White Mules and a Column of Smoke

vinyl

White Mules and a Column of Smoke

I am thinking of a place I’ve never seen or visited,
much like Heaven or Jot ‘Em Down, Texas, but with better
beverages and the advantage of hindsight and seasoning,
a glance back or to the peripheral, with a side of memory
and sliced, pickled jalapeños topping a pile of imagination.

And how do we so clearly remember what never occurred?
That book I read in 1970 was first published three years
later. A drowned childhood acquaintance ordered a beer
and sat next to me at a party in college. The open fields
I recall from the garden walls in France, where homes stood.

If only we carried with us slide shows or grooved vinyl
to trace back our lives – photos and recordings of those daily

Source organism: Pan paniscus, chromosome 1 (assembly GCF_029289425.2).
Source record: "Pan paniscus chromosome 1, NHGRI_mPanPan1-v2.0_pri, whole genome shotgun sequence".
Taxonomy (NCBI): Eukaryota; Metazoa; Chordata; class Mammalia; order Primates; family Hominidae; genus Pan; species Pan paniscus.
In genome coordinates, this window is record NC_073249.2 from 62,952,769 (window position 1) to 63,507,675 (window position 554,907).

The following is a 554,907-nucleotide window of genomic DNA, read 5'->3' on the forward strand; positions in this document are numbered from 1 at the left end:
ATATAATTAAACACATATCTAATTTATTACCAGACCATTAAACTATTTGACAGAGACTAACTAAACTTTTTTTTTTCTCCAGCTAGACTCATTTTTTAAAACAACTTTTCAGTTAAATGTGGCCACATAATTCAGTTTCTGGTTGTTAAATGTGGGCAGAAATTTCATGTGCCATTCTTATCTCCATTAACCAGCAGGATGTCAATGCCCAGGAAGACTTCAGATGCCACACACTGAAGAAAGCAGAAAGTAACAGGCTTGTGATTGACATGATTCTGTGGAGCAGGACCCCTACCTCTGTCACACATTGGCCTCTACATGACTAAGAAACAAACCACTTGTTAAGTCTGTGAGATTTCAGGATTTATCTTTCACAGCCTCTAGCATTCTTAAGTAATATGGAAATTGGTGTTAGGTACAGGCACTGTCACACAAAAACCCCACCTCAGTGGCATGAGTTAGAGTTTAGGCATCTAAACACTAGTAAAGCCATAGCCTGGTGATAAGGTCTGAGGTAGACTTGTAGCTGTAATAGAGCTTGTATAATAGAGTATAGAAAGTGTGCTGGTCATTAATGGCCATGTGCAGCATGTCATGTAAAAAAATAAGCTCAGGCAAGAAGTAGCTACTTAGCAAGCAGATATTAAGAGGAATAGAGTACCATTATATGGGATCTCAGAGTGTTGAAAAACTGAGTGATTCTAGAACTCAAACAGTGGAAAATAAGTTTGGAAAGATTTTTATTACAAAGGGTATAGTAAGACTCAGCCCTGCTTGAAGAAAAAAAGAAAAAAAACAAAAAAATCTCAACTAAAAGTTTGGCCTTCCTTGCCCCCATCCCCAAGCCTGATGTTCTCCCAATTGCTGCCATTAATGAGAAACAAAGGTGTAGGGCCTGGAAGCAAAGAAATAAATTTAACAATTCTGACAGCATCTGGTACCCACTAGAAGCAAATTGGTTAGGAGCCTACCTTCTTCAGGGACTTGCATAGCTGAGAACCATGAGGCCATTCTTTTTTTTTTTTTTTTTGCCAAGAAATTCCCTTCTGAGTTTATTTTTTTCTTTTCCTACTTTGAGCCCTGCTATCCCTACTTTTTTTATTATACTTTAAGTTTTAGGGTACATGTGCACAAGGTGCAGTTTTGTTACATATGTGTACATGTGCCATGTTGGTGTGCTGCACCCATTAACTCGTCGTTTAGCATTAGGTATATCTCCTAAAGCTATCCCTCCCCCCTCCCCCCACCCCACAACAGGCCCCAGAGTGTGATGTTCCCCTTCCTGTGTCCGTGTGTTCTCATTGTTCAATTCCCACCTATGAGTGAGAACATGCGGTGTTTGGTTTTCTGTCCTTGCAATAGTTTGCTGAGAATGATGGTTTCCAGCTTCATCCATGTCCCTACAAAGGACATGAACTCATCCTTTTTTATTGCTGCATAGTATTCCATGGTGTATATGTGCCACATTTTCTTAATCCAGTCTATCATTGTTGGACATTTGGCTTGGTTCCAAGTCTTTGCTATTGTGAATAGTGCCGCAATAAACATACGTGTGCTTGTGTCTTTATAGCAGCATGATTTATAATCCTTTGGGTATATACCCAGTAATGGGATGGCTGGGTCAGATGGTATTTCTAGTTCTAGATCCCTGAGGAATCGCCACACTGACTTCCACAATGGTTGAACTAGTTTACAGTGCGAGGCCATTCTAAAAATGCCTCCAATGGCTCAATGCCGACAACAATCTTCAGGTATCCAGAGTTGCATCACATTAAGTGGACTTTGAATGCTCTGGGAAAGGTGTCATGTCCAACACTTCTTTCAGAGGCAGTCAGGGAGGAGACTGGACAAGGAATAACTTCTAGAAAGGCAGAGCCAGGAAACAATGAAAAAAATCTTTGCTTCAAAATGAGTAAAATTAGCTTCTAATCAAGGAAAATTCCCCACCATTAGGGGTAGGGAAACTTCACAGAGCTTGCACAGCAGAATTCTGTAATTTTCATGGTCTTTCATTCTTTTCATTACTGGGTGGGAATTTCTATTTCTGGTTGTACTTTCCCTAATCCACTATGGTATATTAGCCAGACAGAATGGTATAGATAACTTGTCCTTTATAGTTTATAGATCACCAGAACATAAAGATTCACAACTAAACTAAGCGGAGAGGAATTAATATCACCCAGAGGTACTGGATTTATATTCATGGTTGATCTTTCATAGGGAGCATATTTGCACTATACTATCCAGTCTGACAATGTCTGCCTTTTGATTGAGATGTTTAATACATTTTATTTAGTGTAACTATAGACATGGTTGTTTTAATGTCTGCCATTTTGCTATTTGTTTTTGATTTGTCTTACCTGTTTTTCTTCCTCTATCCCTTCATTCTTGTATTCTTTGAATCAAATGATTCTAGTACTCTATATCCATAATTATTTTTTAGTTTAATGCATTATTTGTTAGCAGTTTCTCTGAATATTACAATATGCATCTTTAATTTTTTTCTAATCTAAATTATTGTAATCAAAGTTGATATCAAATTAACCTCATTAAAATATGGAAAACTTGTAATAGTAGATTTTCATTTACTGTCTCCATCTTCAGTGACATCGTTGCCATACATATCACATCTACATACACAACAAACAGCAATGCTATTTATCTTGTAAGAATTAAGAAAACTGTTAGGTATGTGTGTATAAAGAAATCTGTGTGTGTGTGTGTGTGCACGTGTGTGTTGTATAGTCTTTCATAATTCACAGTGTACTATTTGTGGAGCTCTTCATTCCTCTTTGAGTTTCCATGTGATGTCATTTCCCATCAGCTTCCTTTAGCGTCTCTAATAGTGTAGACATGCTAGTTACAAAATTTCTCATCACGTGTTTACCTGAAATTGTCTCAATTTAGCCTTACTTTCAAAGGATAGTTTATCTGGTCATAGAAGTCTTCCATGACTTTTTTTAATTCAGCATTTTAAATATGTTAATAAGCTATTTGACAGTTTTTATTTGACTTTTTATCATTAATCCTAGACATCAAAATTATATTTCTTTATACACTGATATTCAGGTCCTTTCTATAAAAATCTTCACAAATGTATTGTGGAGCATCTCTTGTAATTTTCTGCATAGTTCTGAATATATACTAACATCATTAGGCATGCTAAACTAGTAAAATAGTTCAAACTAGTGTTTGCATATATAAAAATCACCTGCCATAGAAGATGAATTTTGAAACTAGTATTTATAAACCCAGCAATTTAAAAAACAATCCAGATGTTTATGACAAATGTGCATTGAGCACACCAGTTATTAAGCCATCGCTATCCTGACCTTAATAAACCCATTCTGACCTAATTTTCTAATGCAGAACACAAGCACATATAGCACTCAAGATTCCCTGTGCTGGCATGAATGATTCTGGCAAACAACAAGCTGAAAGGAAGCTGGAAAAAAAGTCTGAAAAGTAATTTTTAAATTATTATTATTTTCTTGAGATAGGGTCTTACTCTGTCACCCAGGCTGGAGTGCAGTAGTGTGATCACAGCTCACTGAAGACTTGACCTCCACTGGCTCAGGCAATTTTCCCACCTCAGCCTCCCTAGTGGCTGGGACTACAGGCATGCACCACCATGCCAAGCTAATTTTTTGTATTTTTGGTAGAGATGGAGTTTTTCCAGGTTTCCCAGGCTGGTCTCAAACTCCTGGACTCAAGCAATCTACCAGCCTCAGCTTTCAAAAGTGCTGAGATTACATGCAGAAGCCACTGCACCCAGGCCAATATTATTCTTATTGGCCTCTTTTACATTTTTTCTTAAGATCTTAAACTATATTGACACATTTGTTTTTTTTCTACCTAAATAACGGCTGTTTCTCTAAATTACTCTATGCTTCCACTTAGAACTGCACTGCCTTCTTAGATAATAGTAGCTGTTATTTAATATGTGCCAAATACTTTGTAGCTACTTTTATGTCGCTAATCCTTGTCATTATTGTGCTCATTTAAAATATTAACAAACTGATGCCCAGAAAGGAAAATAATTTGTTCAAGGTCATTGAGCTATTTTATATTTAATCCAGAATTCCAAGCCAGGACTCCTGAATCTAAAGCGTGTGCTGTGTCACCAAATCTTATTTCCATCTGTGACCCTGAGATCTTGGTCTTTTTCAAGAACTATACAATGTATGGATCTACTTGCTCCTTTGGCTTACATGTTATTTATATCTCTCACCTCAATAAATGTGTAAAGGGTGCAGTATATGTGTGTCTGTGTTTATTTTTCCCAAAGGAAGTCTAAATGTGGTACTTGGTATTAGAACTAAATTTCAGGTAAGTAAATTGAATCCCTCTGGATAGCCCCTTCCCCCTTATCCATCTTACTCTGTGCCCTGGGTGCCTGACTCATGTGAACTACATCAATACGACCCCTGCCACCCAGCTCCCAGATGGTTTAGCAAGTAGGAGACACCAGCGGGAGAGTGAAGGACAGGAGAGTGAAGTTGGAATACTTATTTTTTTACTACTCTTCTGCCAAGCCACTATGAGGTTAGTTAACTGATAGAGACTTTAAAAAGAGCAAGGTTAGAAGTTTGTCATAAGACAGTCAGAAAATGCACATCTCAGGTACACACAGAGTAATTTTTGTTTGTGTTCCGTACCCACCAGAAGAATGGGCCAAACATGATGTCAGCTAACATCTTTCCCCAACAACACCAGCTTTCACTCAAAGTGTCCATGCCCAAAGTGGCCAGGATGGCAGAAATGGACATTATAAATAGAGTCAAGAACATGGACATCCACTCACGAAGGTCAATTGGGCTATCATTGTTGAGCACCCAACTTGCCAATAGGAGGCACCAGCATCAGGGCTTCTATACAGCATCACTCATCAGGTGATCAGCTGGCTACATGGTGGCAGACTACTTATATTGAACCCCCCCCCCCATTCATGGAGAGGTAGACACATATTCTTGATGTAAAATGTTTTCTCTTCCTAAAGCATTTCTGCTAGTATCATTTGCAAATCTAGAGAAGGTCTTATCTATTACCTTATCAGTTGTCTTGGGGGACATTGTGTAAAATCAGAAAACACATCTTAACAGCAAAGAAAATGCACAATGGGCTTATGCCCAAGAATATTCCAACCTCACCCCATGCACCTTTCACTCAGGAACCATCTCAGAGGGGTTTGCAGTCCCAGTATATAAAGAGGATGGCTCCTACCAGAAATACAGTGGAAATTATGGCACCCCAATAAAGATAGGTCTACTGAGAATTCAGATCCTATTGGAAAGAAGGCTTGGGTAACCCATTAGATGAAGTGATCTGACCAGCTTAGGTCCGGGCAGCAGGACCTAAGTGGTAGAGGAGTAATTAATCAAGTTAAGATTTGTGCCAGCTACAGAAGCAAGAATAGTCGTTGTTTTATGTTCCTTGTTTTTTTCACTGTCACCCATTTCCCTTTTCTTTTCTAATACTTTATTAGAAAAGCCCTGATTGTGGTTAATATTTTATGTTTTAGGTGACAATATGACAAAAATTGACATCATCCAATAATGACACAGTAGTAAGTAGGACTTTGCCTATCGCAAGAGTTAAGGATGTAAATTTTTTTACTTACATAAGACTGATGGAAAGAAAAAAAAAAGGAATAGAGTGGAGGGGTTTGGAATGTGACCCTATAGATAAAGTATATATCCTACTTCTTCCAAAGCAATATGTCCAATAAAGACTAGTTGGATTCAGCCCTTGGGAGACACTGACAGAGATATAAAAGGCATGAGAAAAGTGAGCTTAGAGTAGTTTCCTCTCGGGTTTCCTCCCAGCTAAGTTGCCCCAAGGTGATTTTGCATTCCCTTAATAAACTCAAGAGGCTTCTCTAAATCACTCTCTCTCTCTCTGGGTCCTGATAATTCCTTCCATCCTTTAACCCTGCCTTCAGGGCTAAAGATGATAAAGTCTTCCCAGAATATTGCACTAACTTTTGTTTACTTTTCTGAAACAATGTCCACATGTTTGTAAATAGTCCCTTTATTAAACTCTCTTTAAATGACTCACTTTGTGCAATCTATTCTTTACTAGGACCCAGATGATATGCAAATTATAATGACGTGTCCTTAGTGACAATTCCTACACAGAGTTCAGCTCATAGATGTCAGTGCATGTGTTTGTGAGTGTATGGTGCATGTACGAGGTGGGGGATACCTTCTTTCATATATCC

remembrances – detailed notes indexed on cards, or data
embedded in our palms and accessed by eye twitches.
Would such evidence improve our lives?

Which filters shutter moments and thoughts, twist them
into balloon animals we no longer recognize? False
accusations and convictions aside, can we trust what we
know to be true? That oak stands where it has for four
decades. I bleed when cut. The sky still leers above us.

“White Mules and a Column of Smoke” was drafted during the August 2016 Tupelo Press 30/30 challenge. I am grateful to Natalie Butler, who sponsored the poem and whose photo inspired me.

25 thoughts on “White Mules and a Column of Smoke

  1. Bob this is an entire story unto itself:”A drowned childhood acquaintance ordered a beer
and sat next to me at a party in college.” The layers in here are groovy. 😉

    Liked by 2 people

  2. I love the dreamy sense of unreality about this, which of course calls into question the whole notion of reality. I initially read “Would such evidence improve our lives?” as “Would such evidence prove our lives?” Both worthy questions.

    Liked by 2 people

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